January 17, 2012
Title: Huckleberry Mines goes shopping
Sub-title: Extension plan means significant new equipment purchase investments.
Purchasing staff at Huckleberry Mine will be busy during coming weeks, following formal board approval for a project that will extend extraction work at the copper deposit until 2021. According to company officials close to $25 million will be spent on equipment alone.
“We’ll be buying six haul trucks, two bulldozers, one electric mining surface drill, two road maintenance graders an excavator and numerous other devices,” said Randall Thompson, the mine’s general manager. “The facility already has excellent infrastructure, serviced through a tri-funded log hauling road and highway network, so few changes will have to be made on that score.”
Huckleberry Mine, which is co-owned by Imperial Metals and a consortium of Japanese companies, produces copper and accessory gold and silver. The facility has been in operation since 1997. Current output is bout 14,000 tonnes per day, drawn from porphyry copper-molybdenum deposits located on southern slopes of Huckleberry Mountain in central British Columbia.
The company’s main zone optimization plan projects the development of a mineral reserve that is roughly located beneath and slightly outside the existing open pit. Once implemented a projected average of 43.2 million pounds will be produced annually between 2011 and 2019. Production will then gradually tail off over the remaining years.
Seven more years
The Huckleberry expansion, which will extend the mine’s life by seven years, will preserve 230 full-time and 30 contract positions and will create another 70 new jobs say company officials. Key to the optimization plan will be construction of a new Tailings Management Facility, which will kick off in May.
The new location will store waste rock that had been accumulating in an older pit, as well as effluent resulting from the mine extension. The initial starter tailing damn construction, which will be done using waste rock from around the mine site, is expected to take about 24 months. However its height will be raised several times during subsequent years. According to the company’s technical report on mine operations, the tailings management facility, which is the third that will be build as part of the Huckleberry Mines operation, is scheduled to begin receiving waste rock in 2012, and tailings in 2013.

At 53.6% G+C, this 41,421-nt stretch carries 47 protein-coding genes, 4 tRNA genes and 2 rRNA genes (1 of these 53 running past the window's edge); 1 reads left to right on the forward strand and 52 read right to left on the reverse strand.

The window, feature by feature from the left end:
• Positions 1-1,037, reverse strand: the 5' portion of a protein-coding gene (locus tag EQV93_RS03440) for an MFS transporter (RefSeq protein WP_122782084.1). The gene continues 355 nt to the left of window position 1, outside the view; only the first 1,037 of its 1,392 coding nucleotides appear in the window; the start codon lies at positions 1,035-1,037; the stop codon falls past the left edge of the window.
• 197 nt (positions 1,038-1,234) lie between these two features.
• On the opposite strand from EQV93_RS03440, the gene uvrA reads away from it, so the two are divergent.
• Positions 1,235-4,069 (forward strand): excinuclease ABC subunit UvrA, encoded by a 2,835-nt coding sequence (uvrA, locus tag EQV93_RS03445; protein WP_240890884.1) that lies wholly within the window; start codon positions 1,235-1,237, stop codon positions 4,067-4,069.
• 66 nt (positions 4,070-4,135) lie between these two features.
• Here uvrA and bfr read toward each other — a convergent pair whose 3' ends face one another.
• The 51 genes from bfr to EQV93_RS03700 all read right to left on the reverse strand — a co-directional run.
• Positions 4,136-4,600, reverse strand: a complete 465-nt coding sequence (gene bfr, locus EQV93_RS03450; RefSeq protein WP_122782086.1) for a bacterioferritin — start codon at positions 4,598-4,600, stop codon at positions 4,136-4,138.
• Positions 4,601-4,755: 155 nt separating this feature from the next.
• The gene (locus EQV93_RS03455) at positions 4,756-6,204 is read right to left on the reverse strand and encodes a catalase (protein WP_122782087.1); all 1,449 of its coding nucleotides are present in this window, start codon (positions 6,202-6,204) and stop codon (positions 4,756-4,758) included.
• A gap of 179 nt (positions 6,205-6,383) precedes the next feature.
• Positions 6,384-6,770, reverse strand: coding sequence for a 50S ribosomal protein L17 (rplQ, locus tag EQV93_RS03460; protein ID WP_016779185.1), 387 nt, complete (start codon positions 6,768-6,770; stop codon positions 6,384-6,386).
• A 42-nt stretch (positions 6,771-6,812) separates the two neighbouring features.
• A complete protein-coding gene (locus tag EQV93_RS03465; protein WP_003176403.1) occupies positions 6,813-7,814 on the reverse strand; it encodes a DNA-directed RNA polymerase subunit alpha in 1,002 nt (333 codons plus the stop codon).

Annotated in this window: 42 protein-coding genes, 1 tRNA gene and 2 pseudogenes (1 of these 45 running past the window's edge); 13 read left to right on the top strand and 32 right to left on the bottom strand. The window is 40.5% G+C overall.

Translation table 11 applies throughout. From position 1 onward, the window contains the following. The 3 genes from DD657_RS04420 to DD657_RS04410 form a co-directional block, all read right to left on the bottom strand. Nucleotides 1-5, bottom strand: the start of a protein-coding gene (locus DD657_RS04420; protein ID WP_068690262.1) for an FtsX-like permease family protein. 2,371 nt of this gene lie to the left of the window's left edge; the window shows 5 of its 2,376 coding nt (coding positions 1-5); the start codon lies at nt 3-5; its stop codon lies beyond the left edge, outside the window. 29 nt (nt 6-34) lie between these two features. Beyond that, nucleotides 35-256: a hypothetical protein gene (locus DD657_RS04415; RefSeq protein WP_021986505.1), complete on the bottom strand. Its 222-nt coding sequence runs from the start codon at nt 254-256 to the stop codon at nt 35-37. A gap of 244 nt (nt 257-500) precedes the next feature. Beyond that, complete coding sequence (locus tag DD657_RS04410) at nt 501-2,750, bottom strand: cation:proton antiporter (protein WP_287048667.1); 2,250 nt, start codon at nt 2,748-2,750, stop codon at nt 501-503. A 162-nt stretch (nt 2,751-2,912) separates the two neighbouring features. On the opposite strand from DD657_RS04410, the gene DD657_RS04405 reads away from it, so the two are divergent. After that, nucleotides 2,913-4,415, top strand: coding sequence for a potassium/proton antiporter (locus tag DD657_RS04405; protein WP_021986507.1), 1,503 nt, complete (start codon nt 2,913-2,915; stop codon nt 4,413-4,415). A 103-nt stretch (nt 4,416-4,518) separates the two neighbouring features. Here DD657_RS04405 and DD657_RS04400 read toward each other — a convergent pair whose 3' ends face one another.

The damn itself will be a zoned earth, cyclone NAG sand and rock fill embankment that will eventually extend to a final crest elevation of 995m. The Huckleberry Mine extension was big news in adjoining communities. The facility is located 123 kilometres southwest of Houston in the province’s resource rich centre.
According to Thompson, the company’s employees and those who live in the adjoining region will be among the biggest winners stemming from the extension announcement. “Most of the people who work at the mine come from the area and have stuck with us throughout, even during lean times,” notes Thompson. “They are thus naturally proud and more excited than anybody that they will have some job security during coming years, barring a shift in market demand. The First Nations located in the area are also quite supportive due to potential employment and business opportunities that will unfold.”
Of course the new equipment purchases are only part of the company’s overall investment in the initiative. Huckleberry Mines is expected to spend close to $254.4 million on wages and benefits over project’s life cycle, as well as additional amounts on contractors. Total spending will also include $119 million in new acquisitions and $82 million in new construction. Initial indications are that the new mine extension could not be coming onstream at a better time. Global copper demand, which closely tracks economic growth, has been exceptionally strong in recent years, particularly in emerging nations, many of which are making substantial infrastructure investments.
Randall Thompson VP Operations,
Mine general manager,
Mobile: 250 895 0916
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